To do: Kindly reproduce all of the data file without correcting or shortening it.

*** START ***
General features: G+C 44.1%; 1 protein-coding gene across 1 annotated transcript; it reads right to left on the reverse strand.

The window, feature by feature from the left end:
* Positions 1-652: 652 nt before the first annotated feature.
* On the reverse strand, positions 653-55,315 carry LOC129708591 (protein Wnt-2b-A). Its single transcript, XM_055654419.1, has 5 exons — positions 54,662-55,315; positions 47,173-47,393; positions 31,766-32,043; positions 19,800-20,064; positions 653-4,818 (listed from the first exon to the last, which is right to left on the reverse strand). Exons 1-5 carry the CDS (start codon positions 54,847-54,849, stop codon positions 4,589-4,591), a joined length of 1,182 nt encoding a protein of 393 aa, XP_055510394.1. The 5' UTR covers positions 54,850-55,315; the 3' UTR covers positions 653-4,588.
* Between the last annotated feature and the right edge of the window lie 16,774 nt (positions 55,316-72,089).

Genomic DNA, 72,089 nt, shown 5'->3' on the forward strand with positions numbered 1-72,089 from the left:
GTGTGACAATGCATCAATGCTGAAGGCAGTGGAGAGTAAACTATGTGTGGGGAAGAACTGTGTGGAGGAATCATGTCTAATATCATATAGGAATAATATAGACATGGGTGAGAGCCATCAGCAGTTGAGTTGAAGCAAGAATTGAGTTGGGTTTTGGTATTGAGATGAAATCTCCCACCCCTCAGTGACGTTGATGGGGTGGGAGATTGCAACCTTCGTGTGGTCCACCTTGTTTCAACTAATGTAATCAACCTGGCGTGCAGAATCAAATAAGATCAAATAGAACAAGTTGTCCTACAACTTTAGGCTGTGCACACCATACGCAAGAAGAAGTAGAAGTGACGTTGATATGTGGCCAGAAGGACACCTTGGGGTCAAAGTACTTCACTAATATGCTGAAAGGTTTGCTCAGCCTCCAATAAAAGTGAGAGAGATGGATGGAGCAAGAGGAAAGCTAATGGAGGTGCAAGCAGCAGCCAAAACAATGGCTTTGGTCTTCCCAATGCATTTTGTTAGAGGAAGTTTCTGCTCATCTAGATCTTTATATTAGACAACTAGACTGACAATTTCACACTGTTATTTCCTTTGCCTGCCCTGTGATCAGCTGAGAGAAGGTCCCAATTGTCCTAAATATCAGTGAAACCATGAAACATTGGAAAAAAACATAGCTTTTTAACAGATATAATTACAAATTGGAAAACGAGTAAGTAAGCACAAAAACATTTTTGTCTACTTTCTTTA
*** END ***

General features: G+C 44.1%; 1 protein-coding gene across 1 annotated transcript; it reads right to left on the reverse strand.

The window, feature by feature from the left end:
* Positions 1-652: 652 nt before the first annotated feature.
* On the reverse strand, positions 653-55,315 carry LOC129708591 (protein Wnt-2b-A). Its single transcript, XM_055654419.1, has 5 exons — positions 54,662-55,315; positions 47,173-47,393; positions 31,766-32,043; positions 19,800-20,064; positions 653-4,818 (listed from the first exon to the last, which is right to left on the reverse strand). Exons 1-5 carry the CDS (start codon positions 54,847-54,849, stop codon positions 4,589-4,591), a joined length of 1,182 nt encoding a protein of 393 aa, XP_055510394.1. The 5' UTR covers positions 54,850-55,315; the 3' UTR covers positions 653-4,588.
* Between the last annotated feature and the right edge of the window lie 16,774 nt (positions 55,316-72,089).

Genomic DNA, 72,089 nt, shown 5'->3' on the forward strand with positions numbered 1-72,089 from the left:
GTGTGACAATGCATCAATGCTGAAGGCAGTGGAGAGTAAACTATGTGTGGGGAAGAACTGTGTGGAGGAATCATGTCTAATATCATATAGGAATAATATAGACATGGGTGAGAGCCATCAGCAGTTGAGTTGAAGCAAGAATTGAGTTGGGTTTTGGTATTGAGATGAAATCTCCCACCCCTCAGTGACGTTGATGGGGTGGGAGATTGCAACCTTCGTGTGGTCCACCTTGTTTCAACTAATGTAATCAACCTGGCGTGCAGAATCAAATAAGATCAAATAGAACAAGTTGTCCTACAACTTTAGGCTGTGCACACCATACGCAAGAAGAAGTAGAAGTGACGTTGATATGTGGCCAGAAGGACACCTTGGGGTCAAAGTACTTCACTAATATGCTGAAAGGTTTGCTCAGCCTCCAATAAAAGTGAGAGAGATGGATGGAGCAAGAGGAAAGCTAATGGAGGTGCAAGCAGCAGCCAAAACAATGGCTTTGGTCTTCCCAATGCATTTTGTTAGAGGAAGTTTCTGCTCATCTAGATCTTTATATTAGACAACTAGACTGACAATTTCACACTGTTATTTCCTTTGCCTGCCCTGTGATCAGCTGAGAGAAGGTCCCAATTGTCCTAAATATCAGTGAAACCATGAAACATTGGAAAAAAACATAGCTTTTTAACAGATATAATTACAAATTGGAAAACGAGTAAGTAAGCACAAAAACATTTTTGTCTACTTTCTTTA